Arts Block website suffers hack attacks
CORRECTION: The article erroneously said that the site was now being hosted by Yes Exactly Web Design. Although that Greenfield firm is helping to fix the problems, it is not hosting the site.
GREENFIELD — When Ed Wierzbowski bought Greenfield’s Arms Block and the former Franklin Savings Institution to bring high-profile musical performances to local audiences, the last thing he imagined having to deal with was Indonesian hackers.
But Wierzbowski, whose Arts Block and Pushkin Gallery venues have hosted a world of entertainment, has had his website, Theartsblock.com, hacked for the third time, and the second time in less than a week, crimping advance ticket sales for Friday’s second annual Cider Days Harvest Party, featuring the Unique Jazz Trio with Becca Byram.
“It’s been mind-boggling,” said Wierzbowski. “Here it’s one of my biggest events, a really big thing. It’s kind of bizarre how they can just step into your life and impact you. It completely screws everything up.”
For more than a day, anyone who went to the Arts Block site to check the calendar or buy advance tickets instead found that it had been invaded by “Semarang Blackhat” hackers, replacing the site’s home page with a black screen with green writing and a message in red and white type: “Security lose!!”
Semarang is a city on the northern coast of the Indonesian island of Java and is capital of Central Java province.
The hacked site also blasted the visitor with what appeared to be Indonesian rock music, making Arts Block Cafe seem more like the genuine JavaNet Cafe.
“I’m just at a loss, financially and in what to do having to deal with this,” said Wierzbowski, who said he first learned about the hacking from a text message on Monday and was working to repair his site as of Tuesday afternoon.
Wierzbowski, who believes he was randomly targeted by hackers who “have nothing to gain” by crashing his site, called the hacking “completely debilitating. This wasn’t in the book when I started out, saying this is going to be one of your problems. Its bizarre, and its supposedly people from Indonesia just kind of playing around. I don’t even understand their motivation.”
Wierzbowski said he uses his site to let people know the schedule of events at Arts Block and Pushkin venues, and also draws customers with discounted advance-sale tickets, of which he expects about 300 will be sold for Friday’s show. The site also sells music downloads from previous concerts.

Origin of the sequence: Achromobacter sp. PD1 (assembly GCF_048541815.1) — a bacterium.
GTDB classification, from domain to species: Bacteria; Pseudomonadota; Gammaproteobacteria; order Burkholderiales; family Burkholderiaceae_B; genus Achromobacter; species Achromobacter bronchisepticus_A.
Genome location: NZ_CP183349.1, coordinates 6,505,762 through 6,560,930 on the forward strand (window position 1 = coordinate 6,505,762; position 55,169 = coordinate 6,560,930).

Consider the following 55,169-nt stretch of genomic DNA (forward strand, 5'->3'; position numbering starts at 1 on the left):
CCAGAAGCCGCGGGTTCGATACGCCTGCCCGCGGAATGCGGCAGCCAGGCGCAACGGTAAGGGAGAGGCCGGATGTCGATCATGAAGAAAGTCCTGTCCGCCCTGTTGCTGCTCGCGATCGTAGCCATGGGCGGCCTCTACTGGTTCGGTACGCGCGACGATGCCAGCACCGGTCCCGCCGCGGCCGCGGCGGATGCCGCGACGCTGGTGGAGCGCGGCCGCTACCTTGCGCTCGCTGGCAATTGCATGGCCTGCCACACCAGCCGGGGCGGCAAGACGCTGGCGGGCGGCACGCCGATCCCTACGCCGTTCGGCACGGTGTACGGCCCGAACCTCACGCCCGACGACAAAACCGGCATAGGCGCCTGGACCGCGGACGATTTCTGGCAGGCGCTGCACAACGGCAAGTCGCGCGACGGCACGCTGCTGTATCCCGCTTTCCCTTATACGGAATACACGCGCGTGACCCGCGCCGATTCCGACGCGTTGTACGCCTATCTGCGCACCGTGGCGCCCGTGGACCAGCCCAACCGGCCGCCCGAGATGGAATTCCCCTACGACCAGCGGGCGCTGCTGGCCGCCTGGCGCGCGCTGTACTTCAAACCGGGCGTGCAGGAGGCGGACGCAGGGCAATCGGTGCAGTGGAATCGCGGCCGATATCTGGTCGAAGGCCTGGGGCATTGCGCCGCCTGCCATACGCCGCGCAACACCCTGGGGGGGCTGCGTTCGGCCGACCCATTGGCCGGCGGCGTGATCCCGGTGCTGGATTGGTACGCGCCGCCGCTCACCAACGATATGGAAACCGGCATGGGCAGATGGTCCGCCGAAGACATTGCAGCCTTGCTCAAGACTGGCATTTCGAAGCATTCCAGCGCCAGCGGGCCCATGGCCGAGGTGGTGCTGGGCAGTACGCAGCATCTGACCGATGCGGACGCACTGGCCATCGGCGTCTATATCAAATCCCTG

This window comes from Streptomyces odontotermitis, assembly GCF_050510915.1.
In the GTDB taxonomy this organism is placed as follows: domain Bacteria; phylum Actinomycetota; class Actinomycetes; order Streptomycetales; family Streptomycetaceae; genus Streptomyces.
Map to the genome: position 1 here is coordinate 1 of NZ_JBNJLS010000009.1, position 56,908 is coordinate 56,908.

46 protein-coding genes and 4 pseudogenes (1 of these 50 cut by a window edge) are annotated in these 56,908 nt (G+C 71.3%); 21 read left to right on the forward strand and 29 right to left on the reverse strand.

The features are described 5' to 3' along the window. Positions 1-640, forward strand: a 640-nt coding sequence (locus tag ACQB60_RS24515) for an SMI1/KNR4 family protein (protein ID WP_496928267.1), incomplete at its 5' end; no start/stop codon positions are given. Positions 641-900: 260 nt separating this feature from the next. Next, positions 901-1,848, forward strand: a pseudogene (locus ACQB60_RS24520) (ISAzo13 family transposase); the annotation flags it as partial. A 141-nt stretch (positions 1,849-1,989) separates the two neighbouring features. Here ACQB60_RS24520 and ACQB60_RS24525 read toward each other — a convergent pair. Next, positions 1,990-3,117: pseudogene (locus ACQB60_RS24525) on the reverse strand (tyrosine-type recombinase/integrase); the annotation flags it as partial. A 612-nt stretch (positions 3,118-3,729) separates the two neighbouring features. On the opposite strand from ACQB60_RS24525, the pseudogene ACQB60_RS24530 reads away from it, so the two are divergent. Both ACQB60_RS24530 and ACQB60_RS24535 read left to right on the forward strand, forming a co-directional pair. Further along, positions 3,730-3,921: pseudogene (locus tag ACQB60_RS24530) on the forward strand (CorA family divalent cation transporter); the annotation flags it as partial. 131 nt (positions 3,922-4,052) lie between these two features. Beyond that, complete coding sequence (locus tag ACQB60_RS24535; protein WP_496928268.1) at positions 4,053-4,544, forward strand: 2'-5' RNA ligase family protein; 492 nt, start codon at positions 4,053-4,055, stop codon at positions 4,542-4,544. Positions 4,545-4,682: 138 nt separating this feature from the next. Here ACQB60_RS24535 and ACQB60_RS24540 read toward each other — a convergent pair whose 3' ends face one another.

“People can’t buy pre-sale tickets, they can’t see the schedule of what’s happening, and I have to pay a programer to fix it,” said Wierzbowski, adding that he’s gotten different explanations for whether the program he’s using is leaving him vulnerable or whether it’s the host, Hostmaster.com.
“It will cost a few thousand (dollars) to change the site, and now that I’m an easy target, they can just keep coming back again and again,” he said. “I can’t afford to keep paying experts to fix it, and then it’s hacked again. I feel it’s like being assaulted on the street, like being robbed. But I have no idea who to report it to.”
The first hacking incident came a month or so ago, when the Arts Block’s home page was replaced with one showing photographs of dead Syrian children.
“They were really gross pictures you wouldn’t want to look at,” said Wierzbowski, who had his site repaired in a few hours and says he didn’t bother to look into who was responsible.
Then last week, he said, the site was attacked by the group Anonymous, with a message listing a series of principles the group rejects politically and the apology, “We’re sorry we hacked your website,” all accompanied by what Wierzbowski called “doomsday music.”
“Like it’s a big joke to them,” said Wierzbowski, blaming the two more recent incidents on Indonesian hackers.
If there’s a silver lining on the hacked cloud, it’s that Wierzbowski has switched his web host from the giant site Hostmaster.com to Yes Exactly Web Design, a local firm that’s a tenant in the Arts Block building.